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The Future

Are Jellyfish the Food of the Future?

People have eaten jellyfish in several Asian countries for centuries. But this gelatinous marine animal still hasn’t made its way into the Western menu.

If you have spent time by the coast or around rivers, you have probably seen, felt or even been stung by jellyfish. They come in a range of shapes, sizes and colours, and many of them are entirely edible. Yet, many countries and cultures still don’t consider them a part of the culinary repertoire. But with limited global resources and a growing demand for food, it begs the question - should we be diversifying our diets to include jellyfish?

What are jellyfish?

Known for their gelatinous, umbrella-shaped bodies and trailing tentacles, jellyfish are marine animals belonging to the biological phylum Cnidaria. Some species - particularly those belonging to the Rhizostomeae order - form the basis of popular dishes in several Asian countries.1 Jellyfish are also low in calories, with an average of less than 20 Kcal per 100g serving, varying between species.2 In terms of their composition, jellyfish are fairly simple creatures - containing primarily water and protein, with minimal sugar and no detectable crude fat or cholesterol. Jellyfish are also rich in minerals such as sodium (Na), calcium (Ca), potassium (K), and magnesium (Mg) - although, when processed, they lose most of these salts.2 Some species also seem to have remarkable antioxidant abilities.3

The type of protein found in jellyfish is mainly collagen - which is not a complete protein, but is important for skin, joint, and bone health.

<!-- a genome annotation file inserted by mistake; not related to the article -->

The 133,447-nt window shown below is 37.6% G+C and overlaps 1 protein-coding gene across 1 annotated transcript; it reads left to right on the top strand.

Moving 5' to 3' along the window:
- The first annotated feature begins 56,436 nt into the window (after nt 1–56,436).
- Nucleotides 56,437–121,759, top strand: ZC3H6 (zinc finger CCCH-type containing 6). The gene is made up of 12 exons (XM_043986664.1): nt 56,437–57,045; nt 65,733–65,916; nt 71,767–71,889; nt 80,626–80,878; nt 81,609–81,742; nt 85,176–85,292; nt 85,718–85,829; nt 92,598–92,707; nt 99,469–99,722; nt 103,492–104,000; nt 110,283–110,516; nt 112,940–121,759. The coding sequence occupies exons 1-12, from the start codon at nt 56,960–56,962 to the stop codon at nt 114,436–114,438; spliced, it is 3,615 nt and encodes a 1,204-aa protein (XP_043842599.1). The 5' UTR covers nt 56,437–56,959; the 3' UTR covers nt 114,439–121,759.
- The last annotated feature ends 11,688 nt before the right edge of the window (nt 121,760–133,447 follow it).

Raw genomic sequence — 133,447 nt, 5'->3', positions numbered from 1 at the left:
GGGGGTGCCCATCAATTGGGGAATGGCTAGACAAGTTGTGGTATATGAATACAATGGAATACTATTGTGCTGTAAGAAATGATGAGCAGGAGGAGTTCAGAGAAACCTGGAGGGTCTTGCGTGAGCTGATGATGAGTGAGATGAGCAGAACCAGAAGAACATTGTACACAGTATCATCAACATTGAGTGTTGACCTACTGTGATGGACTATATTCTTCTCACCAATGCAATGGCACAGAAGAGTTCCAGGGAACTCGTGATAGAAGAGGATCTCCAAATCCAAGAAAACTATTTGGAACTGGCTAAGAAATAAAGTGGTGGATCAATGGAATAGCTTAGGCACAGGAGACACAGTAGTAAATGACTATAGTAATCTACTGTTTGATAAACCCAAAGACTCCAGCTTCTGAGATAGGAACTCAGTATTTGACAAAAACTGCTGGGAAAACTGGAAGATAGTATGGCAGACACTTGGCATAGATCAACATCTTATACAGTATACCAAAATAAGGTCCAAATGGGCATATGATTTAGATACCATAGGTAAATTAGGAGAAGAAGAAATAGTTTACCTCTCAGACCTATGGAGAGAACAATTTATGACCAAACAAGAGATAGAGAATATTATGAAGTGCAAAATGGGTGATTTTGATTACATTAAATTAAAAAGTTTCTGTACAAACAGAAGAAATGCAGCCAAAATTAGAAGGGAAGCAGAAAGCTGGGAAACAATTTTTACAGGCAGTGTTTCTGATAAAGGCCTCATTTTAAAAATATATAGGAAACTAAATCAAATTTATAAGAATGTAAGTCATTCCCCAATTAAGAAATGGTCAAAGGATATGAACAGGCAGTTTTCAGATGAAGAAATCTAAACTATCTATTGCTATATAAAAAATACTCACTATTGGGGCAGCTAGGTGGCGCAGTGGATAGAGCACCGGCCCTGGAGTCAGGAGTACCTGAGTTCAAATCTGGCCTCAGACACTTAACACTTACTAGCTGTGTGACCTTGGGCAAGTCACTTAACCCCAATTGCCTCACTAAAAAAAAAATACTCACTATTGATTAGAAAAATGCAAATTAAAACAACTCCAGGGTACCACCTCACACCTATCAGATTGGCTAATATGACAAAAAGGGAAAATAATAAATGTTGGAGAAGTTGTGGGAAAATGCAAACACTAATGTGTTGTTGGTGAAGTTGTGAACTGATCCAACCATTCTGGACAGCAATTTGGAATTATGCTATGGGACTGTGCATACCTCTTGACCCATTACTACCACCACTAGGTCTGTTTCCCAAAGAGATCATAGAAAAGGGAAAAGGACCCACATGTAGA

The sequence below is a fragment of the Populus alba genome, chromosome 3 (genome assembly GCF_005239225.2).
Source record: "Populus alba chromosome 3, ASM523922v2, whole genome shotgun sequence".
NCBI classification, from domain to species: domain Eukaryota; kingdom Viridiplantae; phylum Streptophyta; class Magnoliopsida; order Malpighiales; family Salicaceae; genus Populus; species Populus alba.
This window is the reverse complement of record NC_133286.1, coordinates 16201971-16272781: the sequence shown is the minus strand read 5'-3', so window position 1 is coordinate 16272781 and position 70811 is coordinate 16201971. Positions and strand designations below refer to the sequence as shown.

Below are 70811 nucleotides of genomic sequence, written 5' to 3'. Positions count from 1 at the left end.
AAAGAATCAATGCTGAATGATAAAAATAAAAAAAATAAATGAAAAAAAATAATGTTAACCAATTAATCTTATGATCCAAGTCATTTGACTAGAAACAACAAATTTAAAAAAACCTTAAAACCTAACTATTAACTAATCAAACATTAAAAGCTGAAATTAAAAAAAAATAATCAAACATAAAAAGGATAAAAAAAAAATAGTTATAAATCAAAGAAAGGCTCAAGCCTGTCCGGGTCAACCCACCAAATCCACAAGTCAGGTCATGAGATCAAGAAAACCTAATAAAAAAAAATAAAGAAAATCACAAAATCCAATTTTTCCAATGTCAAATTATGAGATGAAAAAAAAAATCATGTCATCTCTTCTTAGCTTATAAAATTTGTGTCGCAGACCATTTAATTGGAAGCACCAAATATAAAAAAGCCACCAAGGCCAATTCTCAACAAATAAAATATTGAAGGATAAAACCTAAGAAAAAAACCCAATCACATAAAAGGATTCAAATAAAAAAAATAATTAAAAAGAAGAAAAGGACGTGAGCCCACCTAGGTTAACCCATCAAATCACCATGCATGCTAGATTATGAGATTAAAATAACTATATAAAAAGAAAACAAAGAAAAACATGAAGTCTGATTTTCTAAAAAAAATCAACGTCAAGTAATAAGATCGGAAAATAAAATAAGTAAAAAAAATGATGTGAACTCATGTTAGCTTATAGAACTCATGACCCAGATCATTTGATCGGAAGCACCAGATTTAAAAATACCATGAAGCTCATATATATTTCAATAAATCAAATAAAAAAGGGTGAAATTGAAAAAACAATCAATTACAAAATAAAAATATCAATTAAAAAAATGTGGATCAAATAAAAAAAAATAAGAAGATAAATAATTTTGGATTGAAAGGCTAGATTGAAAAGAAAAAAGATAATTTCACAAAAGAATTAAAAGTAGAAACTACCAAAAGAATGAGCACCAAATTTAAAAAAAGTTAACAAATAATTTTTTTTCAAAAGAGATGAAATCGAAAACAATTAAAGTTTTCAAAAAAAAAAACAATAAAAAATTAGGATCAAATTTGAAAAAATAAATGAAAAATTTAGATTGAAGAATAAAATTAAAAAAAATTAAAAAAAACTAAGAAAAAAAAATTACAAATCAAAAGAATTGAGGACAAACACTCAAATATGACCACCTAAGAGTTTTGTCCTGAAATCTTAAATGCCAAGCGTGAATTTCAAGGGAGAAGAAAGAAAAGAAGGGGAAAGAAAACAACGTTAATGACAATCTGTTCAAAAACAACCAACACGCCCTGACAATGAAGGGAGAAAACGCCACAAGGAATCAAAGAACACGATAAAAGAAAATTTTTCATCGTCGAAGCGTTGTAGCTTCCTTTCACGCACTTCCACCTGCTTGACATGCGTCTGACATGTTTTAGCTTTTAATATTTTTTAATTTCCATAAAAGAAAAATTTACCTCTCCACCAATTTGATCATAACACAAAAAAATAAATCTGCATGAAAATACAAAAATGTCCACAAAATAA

Where are jellyfish currently eaten?

For over a thousand years, China has commercially exploited jellyfish as a food source, and the harvesting and consumption of certain jellyfish species remains popular in the country and across Southeast Asia. However, the jellyfish industry has only become a commercial fishery in the past couple of decades, with countries like Thailand, Indonesia, Malaysia, and the Philippines learning traditional processing techniques from northern China. Today, the jellyfish industry represents a multi-million-dollar seafood business in Asia, with the animals often being processed into a dried product and then utilised in various dishes, like salads, sushi and noodles.1,2 More recently, countries from other regions of the world, like Mexico, Ecuador, and the USA, have also developed jellyfish fisheries, mainly exporting to the primary consumers in Asia.4

We may see more jellyfish, but should we use them?

While jellyfish play an important ecological role as a food source for dozens of other marine animals, local communities and scientists worldwide are raising concerns about an increase in jellyfish blooms.5 Jellyfish blooms are large and sudden increases in the animal’s population density in a specific area of a body of water. While periodic fluctuations in the abundance of jellyfish populations are natural, blooms seem to have been increasing in many coastal areas, with human activities being the suspected culprits.6,7

For example, ocean ‘dead zones’ associated with excess nutrients leaching into waterways from human activities have been linked to a rise in certain jellyfish blooms. Overfishing has also eliminated jellyfish predators and competitors, leading to increases in specific jellyfish populations. Water temperatures, expected to increase in the coming decades due to climate change, may also impact the abundance of some jellyfish species, leading to their decrease in some regions, like the tropics, and an increase in temperate-boreal populations.8